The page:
Hepatitis C: What it Is and How it Affects Your Body

Because hepatitis C is a bloodborne infection, this virus is not transmitted easily through sex, but it doesn’t mean it’s impossible, especially in those who may also be infected with HIV. More likely, hepatitis C is spread through contact with the blood of an infected person, whether through shared drug-injection equipment, birth, working as a healthcare professional, sexual contact, unregulated tattoos or piercings, sharing personal items that have been exposed to blood, and blood transfusions and organ transplants.

Hepatitis C can result in two different types of infection; acute infection that lasts for only a few weeks, or chronic hepatitis C which is a serious, lifelong illness.

Acute infection often takes place within 6 months after exposure and can lead to chronic infection. While the infection may not result in any symptoms, acute hepatitis C could cause:

  1. Yellowing of the skin or eyes
  2. No desire to eat
  3. Upset stomach
  4. Vomiting
  5. Stomach pain
  6. Fever
  7. Dark urine
  8. Light-colored stool
  9. Joint pain
  10. Feeling tired

Individuals with chronic hepatitis C may have no symptoms, or experience general ones such as chronic fatigue and depression. Many of those with chronic illness develop chronic liver disease.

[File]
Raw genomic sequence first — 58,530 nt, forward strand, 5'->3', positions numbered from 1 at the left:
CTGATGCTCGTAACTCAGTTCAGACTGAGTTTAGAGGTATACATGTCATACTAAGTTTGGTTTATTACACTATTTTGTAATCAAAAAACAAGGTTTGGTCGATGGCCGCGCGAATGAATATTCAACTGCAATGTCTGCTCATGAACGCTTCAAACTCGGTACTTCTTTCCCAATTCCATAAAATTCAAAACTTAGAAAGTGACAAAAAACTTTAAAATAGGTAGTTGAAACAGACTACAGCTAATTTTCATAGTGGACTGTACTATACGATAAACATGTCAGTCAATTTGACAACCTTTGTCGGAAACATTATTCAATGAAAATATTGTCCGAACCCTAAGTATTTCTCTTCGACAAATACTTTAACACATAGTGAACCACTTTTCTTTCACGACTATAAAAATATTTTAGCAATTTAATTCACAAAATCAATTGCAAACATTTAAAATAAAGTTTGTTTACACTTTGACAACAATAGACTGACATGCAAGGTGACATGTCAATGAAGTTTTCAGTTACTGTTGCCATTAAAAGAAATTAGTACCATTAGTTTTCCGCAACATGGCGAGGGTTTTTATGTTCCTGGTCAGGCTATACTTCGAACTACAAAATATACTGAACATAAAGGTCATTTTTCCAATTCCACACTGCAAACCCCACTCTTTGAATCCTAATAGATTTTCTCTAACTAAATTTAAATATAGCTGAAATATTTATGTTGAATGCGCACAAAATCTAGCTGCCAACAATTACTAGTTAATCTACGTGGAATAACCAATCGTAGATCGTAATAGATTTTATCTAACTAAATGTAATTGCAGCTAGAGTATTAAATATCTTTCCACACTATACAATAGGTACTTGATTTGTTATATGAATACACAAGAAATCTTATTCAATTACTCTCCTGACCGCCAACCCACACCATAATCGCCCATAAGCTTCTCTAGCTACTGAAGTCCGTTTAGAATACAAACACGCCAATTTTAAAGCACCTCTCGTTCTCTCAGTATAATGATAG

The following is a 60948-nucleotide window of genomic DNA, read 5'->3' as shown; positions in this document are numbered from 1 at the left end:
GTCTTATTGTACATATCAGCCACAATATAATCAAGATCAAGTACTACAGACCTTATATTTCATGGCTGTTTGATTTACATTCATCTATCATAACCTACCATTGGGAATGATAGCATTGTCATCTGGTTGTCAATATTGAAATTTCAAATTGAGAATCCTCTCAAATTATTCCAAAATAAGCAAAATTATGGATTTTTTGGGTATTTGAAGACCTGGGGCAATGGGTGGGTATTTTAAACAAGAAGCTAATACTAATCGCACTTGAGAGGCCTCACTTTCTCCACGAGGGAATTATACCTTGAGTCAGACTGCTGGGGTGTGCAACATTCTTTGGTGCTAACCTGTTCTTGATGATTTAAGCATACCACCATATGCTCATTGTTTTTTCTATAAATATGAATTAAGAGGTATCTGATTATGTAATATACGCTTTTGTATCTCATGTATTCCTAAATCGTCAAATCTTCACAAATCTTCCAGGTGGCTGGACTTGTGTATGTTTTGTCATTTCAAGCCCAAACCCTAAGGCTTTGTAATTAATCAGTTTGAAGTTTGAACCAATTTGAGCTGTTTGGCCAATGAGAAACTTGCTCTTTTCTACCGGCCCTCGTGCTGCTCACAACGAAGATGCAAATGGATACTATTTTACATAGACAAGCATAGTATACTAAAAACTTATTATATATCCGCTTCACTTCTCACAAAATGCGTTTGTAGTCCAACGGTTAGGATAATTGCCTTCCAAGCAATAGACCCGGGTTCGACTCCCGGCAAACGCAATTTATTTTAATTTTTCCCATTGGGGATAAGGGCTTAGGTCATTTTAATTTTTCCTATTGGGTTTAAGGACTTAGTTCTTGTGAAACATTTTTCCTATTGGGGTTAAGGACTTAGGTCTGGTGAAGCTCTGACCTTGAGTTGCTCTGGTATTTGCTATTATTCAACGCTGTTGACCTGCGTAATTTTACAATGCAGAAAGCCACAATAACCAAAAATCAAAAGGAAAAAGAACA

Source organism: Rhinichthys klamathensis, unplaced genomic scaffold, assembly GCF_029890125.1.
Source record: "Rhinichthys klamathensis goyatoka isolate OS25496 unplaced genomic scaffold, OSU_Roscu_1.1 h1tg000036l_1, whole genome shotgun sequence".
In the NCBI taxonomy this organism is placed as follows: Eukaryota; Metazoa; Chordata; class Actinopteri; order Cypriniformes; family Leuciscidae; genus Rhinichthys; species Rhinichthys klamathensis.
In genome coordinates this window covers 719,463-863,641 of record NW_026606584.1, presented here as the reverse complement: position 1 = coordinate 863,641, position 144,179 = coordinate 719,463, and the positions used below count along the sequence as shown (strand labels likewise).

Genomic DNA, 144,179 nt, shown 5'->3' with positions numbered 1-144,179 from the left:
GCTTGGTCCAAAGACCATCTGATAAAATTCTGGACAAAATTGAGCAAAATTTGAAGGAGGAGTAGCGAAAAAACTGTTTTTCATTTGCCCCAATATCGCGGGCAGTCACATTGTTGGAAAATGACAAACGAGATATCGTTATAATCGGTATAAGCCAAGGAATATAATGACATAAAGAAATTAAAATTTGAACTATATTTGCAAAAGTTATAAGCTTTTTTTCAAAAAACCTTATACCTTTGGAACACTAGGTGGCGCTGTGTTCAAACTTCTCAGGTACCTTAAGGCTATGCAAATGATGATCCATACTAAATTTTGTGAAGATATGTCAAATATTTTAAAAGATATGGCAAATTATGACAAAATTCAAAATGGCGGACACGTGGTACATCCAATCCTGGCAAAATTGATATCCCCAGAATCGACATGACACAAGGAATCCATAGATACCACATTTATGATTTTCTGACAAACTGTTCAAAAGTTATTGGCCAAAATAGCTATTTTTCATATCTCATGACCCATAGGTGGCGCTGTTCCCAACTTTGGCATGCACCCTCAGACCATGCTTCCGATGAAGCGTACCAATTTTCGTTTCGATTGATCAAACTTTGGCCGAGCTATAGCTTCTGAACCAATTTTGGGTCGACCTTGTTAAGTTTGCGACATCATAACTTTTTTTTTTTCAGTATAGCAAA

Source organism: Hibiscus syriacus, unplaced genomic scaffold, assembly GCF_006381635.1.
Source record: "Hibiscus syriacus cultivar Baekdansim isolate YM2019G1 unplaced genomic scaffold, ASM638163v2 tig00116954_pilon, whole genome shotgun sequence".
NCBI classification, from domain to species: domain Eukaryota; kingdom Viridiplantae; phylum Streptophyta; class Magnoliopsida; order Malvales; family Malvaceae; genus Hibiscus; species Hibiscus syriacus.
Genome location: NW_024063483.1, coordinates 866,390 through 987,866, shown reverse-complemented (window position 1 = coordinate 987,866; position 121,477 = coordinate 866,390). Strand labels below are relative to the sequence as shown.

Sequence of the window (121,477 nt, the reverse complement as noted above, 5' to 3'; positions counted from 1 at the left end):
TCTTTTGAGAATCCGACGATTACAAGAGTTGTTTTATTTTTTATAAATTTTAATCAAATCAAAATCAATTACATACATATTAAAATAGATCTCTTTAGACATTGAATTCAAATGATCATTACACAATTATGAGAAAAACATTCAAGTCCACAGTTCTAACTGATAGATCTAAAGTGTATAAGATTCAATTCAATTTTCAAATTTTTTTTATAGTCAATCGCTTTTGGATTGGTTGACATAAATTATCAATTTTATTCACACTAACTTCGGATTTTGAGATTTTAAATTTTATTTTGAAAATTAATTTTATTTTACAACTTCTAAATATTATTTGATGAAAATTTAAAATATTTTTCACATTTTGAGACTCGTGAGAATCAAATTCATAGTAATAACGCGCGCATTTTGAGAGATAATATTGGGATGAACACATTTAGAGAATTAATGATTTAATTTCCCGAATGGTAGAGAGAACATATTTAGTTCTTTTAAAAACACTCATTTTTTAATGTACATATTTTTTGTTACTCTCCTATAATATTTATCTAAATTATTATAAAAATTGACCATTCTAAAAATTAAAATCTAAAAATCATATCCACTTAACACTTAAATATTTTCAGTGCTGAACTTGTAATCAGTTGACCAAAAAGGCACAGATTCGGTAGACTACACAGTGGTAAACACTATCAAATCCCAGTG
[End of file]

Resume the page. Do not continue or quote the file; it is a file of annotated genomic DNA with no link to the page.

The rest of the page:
Specific Testing Information for Hepatitis C

A simple blood test, otherwise called an HCV antibody test or anti-HCV test, is all that is required to determine whether or not you have hepatitis C. The lab is specifically looking for the presence of antibodies to the hepatitis C virus within the blood.

Source: CDC – Hepatitis C Testing


Depending on the lab facility, test results can come back within a few days or a few weeks. Some clinics may also offer rapid anti-HCV tests that can offer results in as little as 20 to 30 minutes.

Source: CDC – Hepatitis C Testing

Whether you are diagnosed with acute or chronic hepatitis C, treatment is recommended and available for all. Currently, treatment involves 8 – 12 weeks of pills that can cure over 90% of the infection with minimal side effects. 

People with chronic hepatitis C and those who have cirrhosis from the infection should receive regular monitoring by their doctor as other complications are still possible, such as advanced liver disease and liver cancer. It’s also recommended to follow healthy lifestyle habits, such as avoiding alcohol, verifying any medications or supplements are safe, and regularly testing for HIV. 

Unfortunately, there is no vaccine to prevent hepatitis C infection like there is for hepatitis B. The only way to stay safe from hepatitis C is to avoid any blood-to-blood contact with an infected individual. 

Source: CDC – Hepatitis C Treatment & Prevention 

  1. Everyone age 18 and older
  2. All pregnant women 
  3. Those with HIV
  4. Anyone who has ever injected drugs and shared needles, syringes, or other drug preparation equipment
  5. Recipients of transfusions or organ transplants
  6. Others as instructed by a medical professional
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